Banks are complex institutions, but a simple and quick calculation reveals Bank of America (NYSE:BAC) may have had a better financial quarter than anyone is willing to give it credit for.
The costs mount up
Bank of America announced earnings this week, logging its first quarterly loss since 2011 as a result of more than $6 billion in legal costs, which were announced earlier in the year. This resulted in many questioning the enduring value of the bank, and whether or not the company would ever be able to put its legal woes behind it.
Piling on to the bad news, Reuters ran a story titled Bank of America's Mortgage Crisis Costs Become A Recurring Problem, resulting in the stock falling by more than 3.5% in the before rebounding later in the afternoon to finish the day down 1.5%.
And while many believe Bank of America had a poor quarter, one number reveals a dramatically different result.
The simple calculation
As shown in the chart below, when considering Bank of America's profitability after excluding litigation costs, from the first quarter of last year relative to the first quarter of this year, the bank exhibited significant improvement:
Even with the dip in revenue, as a result of reduced expenses and lower provision for credit losses -- what the bank anticipates it will lose on its loans -- pre-tax income at Bank of America rose by an astounding 28%, casting the first quarter in a strikingly different light.
While the drop in revenue is noteworthy, it must be mentioned its noninterest income was flat even despite an $850 million drop in its mortgage banking income. And the fall in net interest income was the result of both its interest yield falling from 2.36% to 2.29% and continued efforts to reduce its size.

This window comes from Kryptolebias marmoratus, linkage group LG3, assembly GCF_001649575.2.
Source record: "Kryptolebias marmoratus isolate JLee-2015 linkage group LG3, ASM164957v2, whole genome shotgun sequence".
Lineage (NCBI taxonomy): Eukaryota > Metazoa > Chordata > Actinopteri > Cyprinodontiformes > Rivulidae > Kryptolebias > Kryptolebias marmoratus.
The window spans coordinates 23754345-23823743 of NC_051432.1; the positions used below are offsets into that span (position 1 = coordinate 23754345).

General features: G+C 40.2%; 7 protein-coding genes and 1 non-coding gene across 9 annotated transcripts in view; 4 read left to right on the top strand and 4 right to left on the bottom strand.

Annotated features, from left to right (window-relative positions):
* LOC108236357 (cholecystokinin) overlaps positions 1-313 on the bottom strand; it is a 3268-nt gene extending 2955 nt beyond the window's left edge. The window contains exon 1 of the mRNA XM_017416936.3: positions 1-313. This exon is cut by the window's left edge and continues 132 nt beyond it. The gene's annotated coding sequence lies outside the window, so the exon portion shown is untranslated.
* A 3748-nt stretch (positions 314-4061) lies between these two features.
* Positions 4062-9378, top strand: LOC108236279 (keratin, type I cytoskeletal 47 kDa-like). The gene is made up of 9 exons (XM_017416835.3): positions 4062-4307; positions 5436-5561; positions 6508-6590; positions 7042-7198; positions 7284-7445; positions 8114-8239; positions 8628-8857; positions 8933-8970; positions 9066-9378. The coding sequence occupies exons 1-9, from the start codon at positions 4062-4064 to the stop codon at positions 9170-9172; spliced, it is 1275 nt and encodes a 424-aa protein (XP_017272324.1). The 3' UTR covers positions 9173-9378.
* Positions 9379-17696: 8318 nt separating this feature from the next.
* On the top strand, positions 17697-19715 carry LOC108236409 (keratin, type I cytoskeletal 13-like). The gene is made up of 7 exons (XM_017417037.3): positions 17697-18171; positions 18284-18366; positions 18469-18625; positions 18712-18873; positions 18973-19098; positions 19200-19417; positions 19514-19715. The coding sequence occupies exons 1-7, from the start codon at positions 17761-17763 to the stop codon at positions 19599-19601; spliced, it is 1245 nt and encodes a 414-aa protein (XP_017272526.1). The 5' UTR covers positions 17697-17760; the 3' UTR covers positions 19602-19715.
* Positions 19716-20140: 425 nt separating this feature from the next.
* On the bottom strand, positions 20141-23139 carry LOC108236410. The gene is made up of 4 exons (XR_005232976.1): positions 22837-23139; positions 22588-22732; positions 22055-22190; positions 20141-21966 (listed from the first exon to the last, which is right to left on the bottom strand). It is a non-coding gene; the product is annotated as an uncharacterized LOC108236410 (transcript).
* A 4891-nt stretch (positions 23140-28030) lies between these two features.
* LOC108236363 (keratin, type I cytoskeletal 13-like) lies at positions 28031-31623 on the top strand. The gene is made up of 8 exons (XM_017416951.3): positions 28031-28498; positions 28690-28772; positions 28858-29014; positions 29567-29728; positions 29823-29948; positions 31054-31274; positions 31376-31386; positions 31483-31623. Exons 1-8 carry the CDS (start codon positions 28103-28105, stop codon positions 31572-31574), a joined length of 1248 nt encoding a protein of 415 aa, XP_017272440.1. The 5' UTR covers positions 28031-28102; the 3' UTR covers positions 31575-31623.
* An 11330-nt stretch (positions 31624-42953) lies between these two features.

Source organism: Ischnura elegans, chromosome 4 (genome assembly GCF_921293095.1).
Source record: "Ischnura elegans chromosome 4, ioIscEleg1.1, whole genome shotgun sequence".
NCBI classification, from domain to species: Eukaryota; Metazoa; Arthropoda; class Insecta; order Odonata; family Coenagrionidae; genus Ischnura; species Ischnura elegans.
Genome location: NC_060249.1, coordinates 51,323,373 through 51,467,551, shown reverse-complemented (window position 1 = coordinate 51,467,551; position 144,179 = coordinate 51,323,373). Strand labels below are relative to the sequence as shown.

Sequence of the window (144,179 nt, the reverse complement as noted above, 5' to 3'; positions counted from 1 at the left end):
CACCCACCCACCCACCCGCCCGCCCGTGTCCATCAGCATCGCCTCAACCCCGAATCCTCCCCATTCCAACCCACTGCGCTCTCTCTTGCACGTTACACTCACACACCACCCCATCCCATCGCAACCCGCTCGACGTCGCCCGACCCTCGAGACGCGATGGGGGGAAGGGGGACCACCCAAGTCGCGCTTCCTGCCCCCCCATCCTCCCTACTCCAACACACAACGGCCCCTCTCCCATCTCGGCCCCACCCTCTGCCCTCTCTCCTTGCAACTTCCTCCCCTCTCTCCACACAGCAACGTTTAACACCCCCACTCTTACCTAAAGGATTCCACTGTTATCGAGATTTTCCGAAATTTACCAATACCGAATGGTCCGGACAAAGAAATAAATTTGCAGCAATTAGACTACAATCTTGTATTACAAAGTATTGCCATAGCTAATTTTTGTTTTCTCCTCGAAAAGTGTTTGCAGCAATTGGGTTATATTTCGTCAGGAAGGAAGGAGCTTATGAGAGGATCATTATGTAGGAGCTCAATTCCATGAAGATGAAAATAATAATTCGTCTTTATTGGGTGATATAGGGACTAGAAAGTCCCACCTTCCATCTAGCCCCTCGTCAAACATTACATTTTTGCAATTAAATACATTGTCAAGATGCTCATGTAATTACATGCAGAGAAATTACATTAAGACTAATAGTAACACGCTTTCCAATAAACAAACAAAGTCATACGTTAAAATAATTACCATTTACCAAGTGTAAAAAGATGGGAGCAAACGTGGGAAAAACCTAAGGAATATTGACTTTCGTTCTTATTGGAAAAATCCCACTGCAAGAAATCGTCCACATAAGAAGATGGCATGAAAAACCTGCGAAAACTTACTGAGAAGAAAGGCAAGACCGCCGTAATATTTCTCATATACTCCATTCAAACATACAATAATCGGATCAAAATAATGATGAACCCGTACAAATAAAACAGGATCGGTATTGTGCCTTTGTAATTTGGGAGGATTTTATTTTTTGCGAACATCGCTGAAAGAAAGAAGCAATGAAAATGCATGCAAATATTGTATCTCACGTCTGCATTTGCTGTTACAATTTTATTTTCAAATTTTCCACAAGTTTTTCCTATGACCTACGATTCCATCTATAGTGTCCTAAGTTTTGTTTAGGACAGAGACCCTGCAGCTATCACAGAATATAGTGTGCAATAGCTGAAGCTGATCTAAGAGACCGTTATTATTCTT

While a drop of seven basis points doesn't sound like a lot, if it had been able to earn that difference on its $1.8 trillion in earning assets, it would've seen $350 million more in net interest income.
The legal expenses at Bank of America should be recognized as money that, instead of being returned to shareholders, is paid to those who have settled court cases. However when considering Bank of America as an investment, one has to think of it not over the next few quarters -- when perhaps more litigation costs may arise -- but instead the next few years.
With that in mind, a continued ability to grow its bottom line is certainly a sign of optimism for investors.
Patrick Morris owns shares of Bank of America. The Motley Fool recommends Bank of America. The Motley Fool owns shares of Bank of America. Try any of our Foolish newsletter services free for 30 days. We Fools may not all hold the same opinions, but we all believe that considering a diverse range of insights makes us better investors. The Motley Fool has a disclosure policy.